Finishing Technology For Spunlace Nonwovens

he worldwide production of spunlace nonwovens practically doubled between 1995 and 2000.
When comparing the figures of 1985 and 2000, the increase in production actually quadrupled
(See Figure 1). Also, in the period between 2000 and 2006, the installed capacity
worldwide has doubled. Spunlace products exhibit the largest growth rate of all nonwovens.


Although many spunlace nonwovens
receive their final properties through spunlacing technology, there are others that are further
finished or additionally bonded. For more than 30 years, Fleissner delivered more than 120
finishing lines for spunlace nonwovens for all kinds of applications. These included both inline
systems with AquaJet machines and offline systems with widths of up to 5,000 millimeters (mm).
Fleissner can now offer complete spunlace lines from fiber preparation to completely finished
nonwoven rolls as a result of its acquisition by the Germany-based Trützschler Group.

These finishing processes include: impregnation with chemical binders; finishing with
chemicals; dyeing or printing; and thermofusion or heat setting. These additional finishing steps
can be realized inline or offline.

Many nonwovens producers prefer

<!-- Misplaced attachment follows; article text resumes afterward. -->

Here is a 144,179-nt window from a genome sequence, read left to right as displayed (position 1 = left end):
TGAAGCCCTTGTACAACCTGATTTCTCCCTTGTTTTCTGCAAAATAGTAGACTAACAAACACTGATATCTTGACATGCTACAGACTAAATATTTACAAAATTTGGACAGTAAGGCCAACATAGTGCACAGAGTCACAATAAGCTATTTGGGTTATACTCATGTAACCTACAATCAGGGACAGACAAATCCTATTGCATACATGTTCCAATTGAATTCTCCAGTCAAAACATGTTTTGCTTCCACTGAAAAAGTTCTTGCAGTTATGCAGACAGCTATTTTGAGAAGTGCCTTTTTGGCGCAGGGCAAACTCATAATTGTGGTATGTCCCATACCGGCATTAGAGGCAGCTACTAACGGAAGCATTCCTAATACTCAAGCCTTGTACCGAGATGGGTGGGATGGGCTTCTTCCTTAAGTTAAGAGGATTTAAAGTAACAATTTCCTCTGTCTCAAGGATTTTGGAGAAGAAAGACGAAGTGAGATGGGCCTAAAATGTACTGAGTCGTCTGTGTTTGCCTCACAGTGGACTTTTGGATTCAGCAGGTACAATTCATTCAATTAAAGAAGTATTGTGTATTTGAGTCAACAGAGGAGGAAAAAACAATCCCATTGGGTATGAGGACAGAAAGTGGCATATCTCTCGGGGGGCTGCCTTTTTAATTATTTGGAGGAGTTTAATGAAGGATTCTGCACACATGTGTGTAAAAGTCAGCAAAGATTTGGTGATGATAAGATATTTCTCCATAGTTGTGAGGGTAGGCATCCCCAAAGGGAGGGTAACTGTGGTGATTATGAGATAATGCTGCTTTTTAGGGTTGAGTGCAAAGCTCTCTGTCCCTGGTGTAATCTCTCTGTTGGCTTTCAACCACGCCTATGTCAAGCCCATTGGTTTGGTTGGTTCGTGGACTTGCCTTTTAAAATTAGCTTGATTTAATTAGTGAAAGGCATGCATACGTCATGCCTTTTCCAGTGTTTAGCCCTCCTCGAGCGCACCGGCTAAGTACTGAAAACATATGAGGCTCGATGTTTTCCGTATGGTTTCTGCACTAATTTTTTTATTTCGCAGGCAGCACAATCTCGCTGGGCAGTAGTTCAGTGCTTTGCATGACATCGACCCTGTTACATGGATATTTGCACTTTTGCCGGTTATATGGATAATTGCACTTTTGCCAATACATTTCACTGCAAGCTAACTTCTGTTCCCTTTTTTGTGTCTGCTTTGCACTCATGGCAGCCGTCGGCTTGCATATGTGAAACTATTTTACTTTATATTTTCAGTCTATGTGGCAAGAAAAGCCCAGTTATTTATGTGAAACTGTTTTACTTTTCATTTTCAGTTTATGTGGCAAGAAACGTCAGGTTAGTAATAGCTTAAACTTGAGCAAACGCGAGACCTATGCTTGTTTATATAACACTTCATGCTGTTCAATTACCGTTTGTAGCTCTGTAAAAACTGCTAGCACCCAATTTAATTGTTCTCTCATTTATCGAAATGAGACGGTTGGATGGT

separate finishing lines installed after a spunlace line. Figure 2 shows a spunlace line with two
cards for staple fiber webs ranging from low to very high web weights, and figure 3 shows a
spunlace line for spunbond webs for high production speeds. In these two cases, the webs are dried
before they are finished further. For many finishing processes and high web weights, this is a
necessary step.

Figure 3

Taking into consideration that the
nonwovens already are wet after the spunlacing treatment, it makes sense to perform additional
finishing processes inline in order to save on energy. Certainly the installation of complete lines
with inline finishing process is the most compact design.

There also are lines in operation that further bond the web inline after spunlacing and
comprise an intermediate drying stage to achieve optimum finishing results.

Bonding And Finishing With Chemical Binders, Chemicals

Bonding by means of chemicals usually
comprises at least two steps: First, the binder is applied; then, the bonding process is triggered
by means of thermal treatment. The nonwoven bonded by adhesion comprises a binding agent that
pastes together the matrix fibers. Spunlace nonwovens are nonwovens bonded by adherence. Binding
agents bond the fibers of a nonwoven by form-fit. A nonwoven reaches its maximum strength when all
fiber-crossing points are bonded in a point-shaped form-fit. This provides binder-bonded nonwovens